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10.03.13

Even Microsoft Chief (Departed) Admits That Microsoft is a Very Serious Violator of Privacy

Posted in Google, Microsoft at 9:32 am by Dr. Roy Schestowitz

Surveillance runs in their blood

Rupert Murdoch with Bill Gates

Summary: Tackling the claims that Microsoft cares about privacy and some more NSA news

THERE IS A LOT of evidence showing that Microsoft has climbed into the NSA’s bed, making it exceedingly easy for US spooks to spy on people all around the world, even without warrants. Edward Snowden has added plenty of evidence to show how wide-ranging Microsoft surveillance is. Bill Gates is still in the surveillance business, even outside Microsoft [1, 2]. He evidently likes to oppress people.

“Surveillance is about control and corporate interests, but it is being managed by the state which liases with corporations (the data collectors).”According to [1-3], even Microsoft’s own ‘privacy’ chief turns out to be vocal opponents of the company’s stance on privacy. Just remember this next time Microsoft accuses Google or some other company of privacy violations. The same goes for Mozilla [4], whose staff is known to be criticising Google (a partner) over privacy rather than Microsoft. Mozilla itself is trying hard to portray itself as pro-privacy. Privacy is the new “green” now. The “Do Not Track” working group shows some current trends as such [5]. Microsoft’s puppet, Yahoo, has a certain approach to it [6] and CBS, a friend of Microsoft, still focuses only on Google when it comes to privacy [7], whereas the EFF and other groups address the problem as a whole [8,9,10]. This is essentially an attack on journalism and justice [11], including accountability for those who violate privacy [12]. There is personal retribution against those who stand up and fight the NSA [13,14] and even chipsets are allegedly now spying on users, provided these users buy Intel (as many unavoidably do) [15].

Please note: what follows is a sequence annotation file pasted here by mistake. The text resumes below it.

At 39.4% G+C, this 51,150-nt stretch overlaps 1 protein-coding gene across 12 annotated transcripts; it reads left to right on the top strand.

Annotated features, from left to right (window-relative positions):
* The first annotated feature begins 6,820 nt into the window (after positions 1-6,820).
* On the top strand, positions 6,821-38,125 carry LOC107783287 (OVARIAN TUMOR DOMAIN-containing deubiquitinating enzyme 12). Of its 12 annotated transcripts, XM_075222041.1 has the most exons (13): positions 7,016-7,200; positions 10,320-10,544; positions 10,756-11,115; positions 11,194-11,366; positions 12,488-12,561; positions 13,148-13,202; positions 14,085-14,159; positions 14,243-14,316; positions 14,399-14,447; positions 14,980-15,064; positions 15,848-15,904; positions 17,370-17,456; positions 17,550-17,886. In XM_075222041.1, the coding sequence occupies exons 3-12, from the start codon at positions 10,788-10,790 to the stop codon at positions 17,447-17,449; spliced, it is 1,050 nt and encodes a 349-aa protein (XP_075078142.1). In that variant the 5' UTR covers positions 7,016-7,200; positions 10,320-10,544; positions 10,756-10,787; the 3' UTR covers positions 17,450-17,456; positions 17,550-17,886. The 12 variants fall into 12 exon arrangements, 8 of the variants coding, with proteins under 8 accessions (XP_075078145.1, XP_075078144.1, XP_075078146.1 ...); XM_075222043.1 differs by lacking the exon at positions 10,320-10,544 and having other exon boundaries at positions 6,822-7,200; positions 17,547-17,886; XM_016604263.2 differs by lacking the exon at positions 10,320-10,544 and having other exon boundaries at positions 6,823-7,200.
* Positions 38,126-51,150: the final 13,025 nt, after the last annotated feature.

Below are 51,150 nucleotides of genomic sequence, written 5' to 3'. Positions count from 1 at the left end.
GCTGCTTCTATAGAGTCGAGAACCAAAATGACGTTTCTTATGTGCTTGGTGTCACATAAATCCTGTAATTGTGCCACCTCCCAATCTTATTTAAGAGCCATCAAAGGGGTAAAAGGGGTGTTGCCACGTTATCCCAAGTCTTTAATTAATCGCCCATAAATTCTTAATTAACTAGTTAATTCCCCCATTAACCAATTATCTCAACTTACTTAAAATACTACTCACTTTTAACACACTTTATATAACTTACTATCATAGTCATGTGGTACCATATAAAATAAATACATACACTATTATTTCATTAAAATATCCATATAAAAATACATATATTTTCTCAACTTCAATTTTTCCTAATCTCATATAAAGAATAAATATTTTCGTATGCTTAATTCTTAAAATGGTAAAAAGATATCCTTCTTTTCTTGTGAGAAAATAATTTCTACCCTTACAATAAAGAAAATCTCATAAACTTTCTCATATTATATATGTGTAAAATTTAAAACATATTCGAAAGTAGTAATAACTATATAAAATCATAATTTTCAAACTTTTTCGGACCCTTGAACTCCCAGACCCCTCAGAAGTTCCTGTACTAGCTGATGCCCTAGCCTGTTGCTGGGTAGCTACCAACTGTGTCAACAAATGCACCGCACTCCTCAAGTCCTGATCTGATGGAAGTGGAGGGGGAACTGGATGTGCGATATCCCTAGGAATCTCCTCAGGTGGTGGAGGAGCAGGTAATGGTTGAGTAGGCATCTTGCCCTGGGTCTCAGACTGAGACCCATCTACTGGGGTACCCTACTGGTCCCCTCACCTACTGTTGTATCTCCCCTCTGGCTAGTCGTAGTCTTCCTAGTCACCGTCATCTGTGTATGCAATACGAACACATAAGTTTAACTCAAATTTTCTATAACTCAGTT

Surveillance is about control and corporate interests [16], but it is being managed by the state which liases with corporations (the data collectors). Considering what Microsoft does in Russia, we know that Microsoft is on the side of the oppressors, not just in the US. For this, Microsoft deserves a boycott and perhaps even lawsuits. Microsoft profits from tyranny and oppression, so reparations are well overdue.

Related/contextual items from the news:

  1. Ex-Microsoft privacy adviser: I don’t trust company after NSA revelations
  2. Ex-Microsoft privacy advisor: I don’t trust Microsoft, thanks to PRISM

    The former chief privacy adviser to Microsoft has said the NSA scandal has left him distrustful of the Redmond giant.

  3. Former Microsoft Privacy Chief Says He No Longer Trusts The Company

    Microsoft’s onetime Chief Privacy Advisor, Caspar Bowden, has come out with a vote of no-confidence in the company’s long-term privacy measures and ability or interest to secure user data in the wake of the NSA’s PRISM program. From 2002 – 2011, Bowden was in charge of privacy at Microsoft, and oversaw the company’s efforts in that area in more than 40 countries, but claims to have been unaware of the PRISM program’s existence while he worked at the company. In the two years since leaving Microsoft, Bowden has ceased carrying a cell phone and become a staunch open source user, claiming that he no longer trusts a program unless he can see the source.

  4. Google and the NSA

    So, it’s just the nature of our society that Google amasses troves of personal data on billions of people from all over the world and is then compelled to hand that over to the NSA.

  5. Digital Advertising Alliance Exits Do Not Track Group

    Ad community to the World Wide Web Consortium: The Do Not Track working group process is broken.

  6. A “Not My Email” Button, Because Yahoo Users Are Getting Other People’s Emails

    The button will let users reject emails not directed to them, but its effectiveness relies on the goodwill of the new address holders.